In early 2009, Christopher Nolan's megablockbuster The Dark Knight received nominations from the Producers Guild, the Directors Guild, and the Writers Guild (for Nolan, his brother Jonathan Nolan, and David S. Goyer). Additionally, Heath Ledger was nominated for and eventually won the Screen Actors Guild's Best Supporting Actor Award for his performance as The Joker.
Ultimately, The Dark Knight went on to receive a total of 8 Oscar nominations. The catch: none of those was in the Best Picture, Best Director, or Best Screenwriting categories. (Star Christian Bale was ignored as well, but that doesn't count because Bale had been ignored most elsewhere. Ledger, for his part, was nominated and went on to win a posthumous Best Supporting Actor Oscar.)
I'm sure that The Dark Knight received lots of votes from Academy members in the aforementioned categories, but not enough of those votes were in the #1 slot. Hence no Best Picture, Best Direction, or Best Adapted Screenplay nominations. (See Oscar vote-counting rules and this post explaining that Oscar snubs aren't necessarily “snubs.”)
Regarding the Dark Knight omission, The Guardian's Ben Child commented:
“… I suspect that somewhere along the way, the idea that a film can be both critically and commercially successful has been forgotten. There is simply no other way to explain the absence of The Dark Knight, 2008's most seen movie, from this year's best film list. … One could understand the omission if the film had been panned by critics, but on the contrary, The Dark Knight is one of the year's best reviewed movies, with a 94 percent 'fresh' rating on the review aggregator site Rottentomatoes.com's end-of-year list. Of the five movies which made it on to the best film card, only Slumdog Millionaire sits above it, while The Reader languishes on just 60%.”
The Reader, however, had a Holocaust-related theme – always an Academy favorite – and the relentless Oscar machine of Harvey Weinstein's The Weinstein Co. pushing it. It was also a small movie that needed Oscar help, whereas The Dark Knight was anything but.
Yet, even though The Dark Knight's box office or DVD sales wouldn't necessarily suffer if the actioner failed to nab top Academy Award nominations, the Academy itself would most definitely suffer if its members kept on bypassing beloved blockbusters for “art” fare.
Point in question: The Oscarcast is a crucial financial artery for the Academy. The show's dwindling domestic television audience has been a serious cause of concern for a number years. Things literally hit bottom when the 2008 telecast – the year No Country for Old Men won – became the lowest-rated since Nielsen began keeping track in 1967.
Therefore, it's understandable that following the Best Picture “snub” of both The Dark Knight and fellow moviegoing public favorite WALL-E in early 2009, the Academy's Board of Governors decided to expand the Best Picture category to include 10 titles per year. (That's – give or take a few titles – how things used to be up to 1943.) The Academy hoped, correctly, it seems, that more audience-friendly fare would thus get a chance to be nominated in the Oscars' most important and most publicized category.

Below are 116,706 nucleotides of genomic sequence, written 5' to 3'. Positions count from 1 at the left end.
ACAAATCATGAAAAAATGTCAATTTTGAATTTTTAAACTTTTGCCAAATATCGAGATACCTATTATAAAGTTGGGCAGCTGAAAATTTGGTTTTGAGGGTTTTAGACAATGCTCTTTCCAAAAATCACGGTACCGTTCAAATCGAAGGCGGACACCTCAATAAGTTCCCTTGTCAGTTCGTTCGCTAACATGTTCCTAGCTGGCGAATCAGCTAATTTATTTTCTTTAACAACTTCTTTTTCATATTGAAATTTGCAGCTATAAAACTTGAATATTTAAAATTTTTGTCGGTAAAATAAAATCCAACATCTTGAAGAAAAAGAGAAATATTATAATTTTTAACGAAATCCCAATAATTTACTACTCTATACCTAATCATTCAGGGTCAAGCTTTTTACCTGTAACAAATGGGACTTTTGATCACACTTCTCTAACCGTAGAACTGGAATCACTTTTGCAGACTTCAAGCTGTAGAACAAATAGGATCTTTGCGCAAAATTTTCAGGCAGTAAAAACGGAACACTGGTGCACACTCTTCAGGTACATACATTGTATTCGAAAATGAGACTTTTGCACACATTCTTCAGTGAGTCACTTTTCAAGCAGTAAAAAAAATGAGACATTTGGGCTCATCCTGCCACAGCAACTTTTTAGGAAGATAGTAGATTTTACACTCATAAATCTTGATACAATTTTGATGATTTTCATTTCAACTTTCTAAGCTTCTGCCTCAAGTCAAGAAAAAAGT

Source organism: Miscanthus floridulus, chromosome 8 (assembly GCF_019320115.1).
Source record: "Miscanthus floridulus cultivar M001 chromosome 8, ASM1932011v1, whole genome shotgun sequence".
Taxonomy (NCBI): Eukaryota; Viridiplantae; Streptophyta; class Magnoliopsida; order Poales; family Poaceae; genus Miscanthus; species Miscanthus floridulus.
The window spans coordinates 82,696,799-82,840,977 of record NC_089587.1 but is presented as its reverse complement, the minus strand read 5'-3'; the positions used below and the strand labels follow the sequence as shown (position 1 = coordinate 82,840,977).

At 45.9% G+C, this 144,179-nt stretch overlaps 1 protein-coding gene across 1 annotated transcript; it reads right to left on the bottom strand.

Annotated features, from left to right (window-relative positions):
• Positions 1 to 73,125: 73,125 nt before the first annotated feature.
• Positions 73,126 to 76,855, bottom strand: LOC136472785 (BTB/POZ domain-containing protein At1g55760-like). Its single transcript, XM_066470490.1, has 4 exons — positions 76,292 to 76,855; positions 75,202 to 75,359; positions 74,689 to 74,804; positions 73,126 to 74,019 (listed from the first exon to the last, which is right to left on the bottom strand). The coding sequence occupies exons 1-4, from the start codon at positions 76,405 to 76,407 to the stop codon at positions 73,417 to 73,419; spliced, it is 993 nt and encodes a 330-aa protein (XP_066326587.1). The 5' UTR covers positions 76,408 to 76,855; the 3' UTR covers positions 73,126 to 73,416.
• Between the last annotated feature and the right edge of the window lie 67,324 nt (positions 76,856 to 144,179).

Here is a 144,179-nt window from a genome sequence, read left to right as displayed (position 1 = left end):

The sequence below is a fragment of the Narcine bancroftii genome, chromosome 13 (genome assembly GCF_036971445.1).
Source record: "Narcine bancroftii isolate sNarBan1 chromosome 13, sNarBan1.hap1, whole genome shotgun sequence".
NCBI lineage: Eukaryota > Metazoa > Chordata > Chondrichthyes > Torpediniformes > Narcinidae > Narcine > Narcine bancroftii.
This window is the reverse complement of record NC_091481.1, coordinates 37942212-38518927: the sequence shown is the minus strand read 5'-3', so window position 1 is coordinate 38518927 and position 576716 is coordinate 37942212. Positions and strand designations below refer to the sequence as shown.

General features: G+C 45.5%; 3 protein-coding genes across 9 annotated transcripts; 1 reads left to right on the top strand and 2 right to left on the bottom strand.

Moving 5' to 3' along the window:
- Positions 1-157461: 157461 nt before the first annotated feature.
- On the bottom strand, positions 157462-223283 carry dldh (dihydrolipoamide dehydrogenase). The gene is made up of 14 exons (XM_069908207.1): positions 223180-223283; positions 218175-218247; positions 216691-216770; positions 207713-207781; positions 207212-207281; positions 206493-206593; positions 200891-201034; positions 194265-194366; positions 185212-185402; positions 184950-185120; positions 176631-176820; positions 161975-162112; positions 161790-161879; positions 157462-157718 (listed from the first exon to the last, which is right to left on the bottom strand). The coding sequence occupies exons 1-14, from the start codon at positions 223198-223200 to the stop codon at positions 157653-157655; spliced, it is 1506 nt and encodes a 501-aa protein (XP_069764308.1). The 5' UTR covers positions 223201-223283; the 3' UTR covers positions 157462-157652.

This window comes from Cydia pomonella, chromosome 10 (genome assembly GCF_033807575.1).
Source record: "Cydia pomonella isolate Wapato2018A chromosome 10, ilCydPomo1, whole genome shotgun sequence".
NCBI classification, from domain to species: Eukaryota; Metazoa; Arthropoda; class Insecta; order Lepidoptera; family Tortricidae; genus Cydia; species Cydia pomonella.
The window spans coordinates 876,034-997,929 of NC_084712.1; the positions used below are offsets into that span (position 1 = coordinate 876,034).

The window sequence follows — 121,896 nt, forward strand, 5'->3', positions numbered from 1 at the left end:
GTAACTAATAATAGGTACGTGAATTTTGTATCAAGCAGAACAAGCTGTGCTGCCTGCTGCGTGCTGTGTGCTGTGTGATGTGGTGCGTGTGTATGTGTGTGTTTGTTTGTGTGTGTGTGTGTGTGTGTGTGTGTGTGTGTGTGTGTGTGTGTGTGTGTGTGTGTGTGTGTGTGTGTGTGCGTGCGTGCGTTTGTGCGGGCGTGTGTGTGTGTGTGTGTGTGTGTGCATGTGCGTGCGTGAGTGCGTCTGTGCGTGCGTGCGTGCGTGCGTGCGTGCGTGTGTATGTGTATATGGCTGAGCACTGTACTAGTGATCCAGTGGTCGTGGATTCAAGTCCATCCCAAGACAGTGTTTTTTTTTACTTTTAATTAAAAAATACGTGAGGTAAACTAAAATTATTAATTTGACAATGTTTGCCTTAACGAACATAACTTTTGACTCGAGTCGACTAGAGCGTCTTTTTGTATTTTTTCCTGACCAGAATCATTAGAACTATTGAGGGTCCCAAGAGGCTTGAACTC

Only once before had the Academy made such a radical rule change after snubbing a potential nominee. And that's this series' upcoming Biggest Oscar Snubs #1. (Please follow links at the bottom of each post.)
Before I wrap this up: Never underestimate the Oscarability of a Weinstein production. After all, Weinstein's Miramax was responsible for the Shakespeare in Love Oscar campaign. If you'll recall, that British-set period comedy romance was 1998's Best Picture winner, defeating the indefatigable World War II American soldiers in Steven Spielberg's Saving Private Ryan. This year, Weinstein is back with The King's Speech, the British-set period drama that has suddenly made the Oscar race more interesting, as it could well be the one film to beat critics' favorite The Social Network for Best Picture.
The Academy vs. Christopher Nolan match was restaged in early 2011, when Nolan's blockbuster Inception was nominated by the Producers Guild, the Directors Guild, and the Writers Guild, and went on to receive eight Oscar nods including Best Picture and Best Original Screenplay – whereas Nolan failed to be shortlisted in the Best Direction category.
Nolan, I should add, was the film's screenwriter and one of its producers as well. So, it's not like this time around he went completely nominationless.
Anyhow, once again several Oscar pundits and industry insiders declared that Inception's blockbuster status had worked against the film. But without explaining how it could be found among both the ten Best Picture nominees and the five contenders in the Best Original Screenplay category. (See Oscar vote-counting rules and this post explaining that Oscar snubs aren't necessarily “snubs.”)
Nominated Inception composer Hans Zimmer was quoted as saying:
“I think he was held up at gunpoint.
“My instinct tells me that because it was a commercial success, suddenly they took the idea of artfulness away from him.
“I think if the Academy wants to stay current … they need to go and look at these things very carefully. I've worked with a lot of directors. There are few directors that are in the class of a Chris Nolan … It's not right.”
(Though it's hardly as if True Grit, nominated directors Joel Coen and Ethan Coen's biggest box office hit to date, was a slacker with about $130 million earned domestically when the Academy Award nominations were announced.)
Regarding Nolan's absence from the 2011 Best Direction roster: Don't expect the Academy to expand the list of nominated directors from five to ten just because of him.
Hans Zimmer quote: The Press Association.
Photo: Inception (Stephen Vaughan / Warner Bros.)
Photo: The Dark Knight (Stephen Vaughan / Warner Bros.)